25. Eaton BC, Millar RG, Davidson S (2010) Channel patterns: braided, anabranching, and single-thread. Geomorphology 120:353–364CrossRefGoogle Scholar
  26. Egger G, Drescher A, Hohensinner S, Jungwirth M (2007) Riparian vegetation model of the Danube River (Machland, Austria): changes of processes and vegetation patterns. In: Proceedings of the 6th Internat. Symposium on Ecohydraulics. CD-Edition, Christchurch, pp 18–23. Feb 2007Google Scholar
  27. EU (2000) Directive 2000/60/EC of the European parliament and of the council of 23 October 2000 establishing a framework for community action in the field of water policy. BrusselsGoogle Scholar
  28. Ferguson RI (1987) Hydraulic and sedimentary controls of channel planform. In: Richards K (ed) River channels: environment and process. Blackwell, Oxford, pp 129–158Google Scholar
  29. Fox JW (2013) The intermediate disturbance hypothesis should be abandoned. Trends Ecol Evol 28:86–92CrossRefGoogle Scholar
  30. Frissell CA, Liss WJ, Warren CE, Hurley MD (1986) A hierarchical framework for stream habitat classification: viewing streams in a watershed context. Environ Manag 10:199–214CrossRefGoogle Scholar
  31. Fryirs KA, Brierley GJ (2013) Geomorphic analysis of river systems: an approach to reading the landscape. Wiley-Blackwell, ChichesterGoogle Scholar
  32. Glova GJ, Duncan MJ (1985) Potential effects of reduced flows on fish habitats in a large braided river, New Zealand. Trans Am Fish Soc 114:165–181CrossRefGoogle Scholar
  33. Gore JA, Petts GE (1989) Alternatives in regulated river management. CRC Press, Boca RatonGoogle Scholar
  34. Gregory KJ (2006) The human role in changing river channels. Geomorphology 79:172–191CrossRefGoogle Scholar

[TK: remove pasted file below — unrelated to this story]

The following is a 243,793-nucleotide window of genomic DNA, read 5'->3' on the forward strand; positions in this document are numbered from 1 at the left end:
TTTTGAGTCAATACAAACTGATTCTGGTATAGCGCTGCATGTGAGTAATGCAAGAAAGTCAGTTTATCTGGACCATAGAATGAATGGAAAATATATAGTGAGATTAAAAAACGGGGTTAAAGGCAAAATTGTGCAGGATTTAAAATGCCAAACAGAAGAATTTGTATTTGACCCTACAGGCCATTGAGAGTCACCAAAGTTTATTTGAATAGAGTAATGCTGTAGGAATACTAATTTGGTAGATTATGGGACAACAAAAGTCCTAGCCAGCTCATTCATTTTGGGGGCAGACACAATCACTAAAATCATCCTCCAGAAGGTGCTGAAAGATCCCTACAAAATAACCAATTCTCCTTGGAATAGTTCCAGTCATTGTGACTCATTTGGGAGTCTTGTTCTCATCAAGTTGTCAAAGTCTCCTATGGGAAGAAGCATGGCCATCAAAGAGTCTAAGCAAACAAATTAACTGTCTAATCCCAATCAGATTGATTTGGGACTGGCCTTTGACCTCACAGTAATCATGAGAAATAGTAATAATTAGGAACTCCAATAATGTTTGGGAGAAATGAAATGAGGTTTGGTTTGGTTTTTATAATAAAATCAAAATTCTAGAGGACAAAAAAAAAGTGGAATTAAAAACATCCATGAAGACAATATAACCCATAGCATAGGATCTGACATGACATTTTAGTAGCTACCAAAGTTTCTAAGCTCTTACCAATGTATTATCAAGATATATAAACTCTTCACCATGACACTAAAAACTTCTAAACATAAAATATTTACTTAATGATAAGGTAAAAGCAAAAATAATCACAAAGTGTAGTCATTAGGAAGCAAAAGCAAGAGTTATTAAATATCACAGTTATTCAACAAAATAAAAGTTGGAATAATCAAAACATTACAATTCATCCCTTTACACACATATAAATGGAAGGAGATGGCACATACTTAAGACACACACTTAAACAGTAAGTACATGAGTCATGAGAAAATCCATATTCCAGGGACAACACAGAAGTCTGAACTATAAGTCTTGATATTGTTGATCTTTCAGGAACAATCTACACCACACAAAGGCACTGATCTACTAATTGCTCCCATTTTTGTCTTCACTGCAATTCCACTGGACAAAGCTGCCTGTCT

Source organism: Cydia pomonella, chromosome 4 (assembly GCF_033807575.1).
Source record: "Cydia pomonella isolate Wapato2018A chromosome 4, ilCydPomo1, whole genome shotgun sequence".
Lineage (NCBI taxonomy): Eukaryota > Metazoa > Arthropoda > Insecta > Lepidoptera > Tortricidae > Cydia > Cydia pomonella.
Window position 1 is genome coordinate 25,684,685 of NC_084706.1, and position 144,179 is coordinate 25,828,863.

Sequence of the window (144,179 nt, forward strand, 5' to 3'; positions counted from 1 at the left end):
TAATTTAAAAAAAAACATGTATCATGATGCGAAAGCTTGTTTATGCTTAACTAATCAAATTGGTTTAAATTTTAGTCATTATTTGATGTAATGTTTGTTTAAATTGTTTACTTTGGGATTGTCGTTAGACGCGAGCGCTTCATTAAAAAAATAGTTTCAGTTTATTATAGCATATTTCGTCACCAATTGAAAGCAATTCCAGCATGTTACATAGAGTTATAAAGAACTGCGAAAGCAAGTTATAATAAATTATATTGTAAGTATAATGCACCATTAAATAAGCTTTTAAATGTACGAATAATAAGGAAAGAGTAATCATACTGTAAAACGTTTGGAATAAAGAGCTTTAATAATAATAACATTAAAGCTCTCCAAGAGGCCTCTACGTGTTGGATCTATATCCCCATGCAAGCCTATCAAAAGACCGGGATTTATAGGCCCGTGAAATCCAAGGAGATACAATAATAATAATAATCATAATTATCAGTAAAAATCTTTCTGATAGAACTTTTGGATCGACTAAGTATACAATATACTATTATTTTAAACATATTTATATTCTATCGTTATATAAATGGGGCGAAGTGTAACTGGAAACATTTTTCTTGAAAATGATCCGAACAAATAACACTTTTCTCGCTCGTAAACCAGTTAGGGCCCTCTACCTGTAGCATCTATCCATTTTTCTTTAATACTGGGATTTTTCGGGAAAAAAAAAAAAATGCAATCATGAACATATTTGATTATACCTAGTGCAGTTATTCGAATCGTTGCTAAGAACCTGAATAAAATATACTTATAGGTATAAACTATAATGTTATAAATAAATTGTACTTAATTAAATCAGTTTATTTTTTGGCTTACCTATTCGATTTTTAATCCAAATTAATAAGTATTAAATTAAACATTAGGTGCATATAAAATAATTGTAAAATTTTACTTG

35. Gurnell AM, Petts GE (2002) Island-dominated landscapes of large floodplain rivers, a European perspective. Freshw Biol 47:581–600CrossRefGoogle Scholar
  36. Gurnell AM, Gregory KJ, Petts GE (1995) The role of coarse woody debris in forest aquatic habitats: implications for management. Aquat Conserv Mar Freshwat Ecosyst 5:143–166CrossRefGoogle Scholar
  37. Gurnell AM, Surian N, Zanoni L (2009) Multi-thread river channels: a perspective on changing European Alpine river systems. Aquat Sci 71:253–265CrossRefGoogle Scholar
  38. Habersack H (2000) The river-scaling concept (RSC): a basis for ecological assessments. In: Jungwirth M, Muhar S, Schmutz S (eds) Assessing the ecological integrity of running waters. Kluwer Academic Publishers, Dordrecht, pp 49–60CrossRefGoogle Scholar
  39. Habersack H, Piègay H (2008) River restoration in the Alps and their surroundings: past experience and future challenges. In: Habersack H, Piégay H, Rinaldi M (eds) Gravel-bed rivers VI. Elsevier, Philadelphia, pp 703–735Google Scholar
  40. Hohensinner S (2008) Rekonstruktion ursprünglicher Lebensraumverhältnisse der Fluss-Auen-Biozönose der Donau im Machland auf Basis der morphologischen Entwicklung von 1715–1991 (Reconstruction of historical habitat conditions of the Danube river/floodplain biocoenosis based on the morphological development from 1715–1991 (Machland, Lower/Upper Austria)). PhD thesis at the University of Natural Resources and Life Sciences, ViennaGoogle Scholar
  41. Hohensinner S, Herrnegger M, Blaschke AP, Habereder C, Haidvogl G, Hein T, Jungwirth M, Weiß M (2008) Type-specific reference conditions of fluvial landscapes: a search in the past by 3D-reconstruction. Catena 75:200–215CrossRefGoogle Scholar
  42. Hohensinner S, Jungwirth M, Muhar S, Schmutz S (2011) Spatio-temporal habitat dynamics in a changing Danube River landscape 1812–2006. River Res Appl 27:939–955CrossRefGoogle Scholar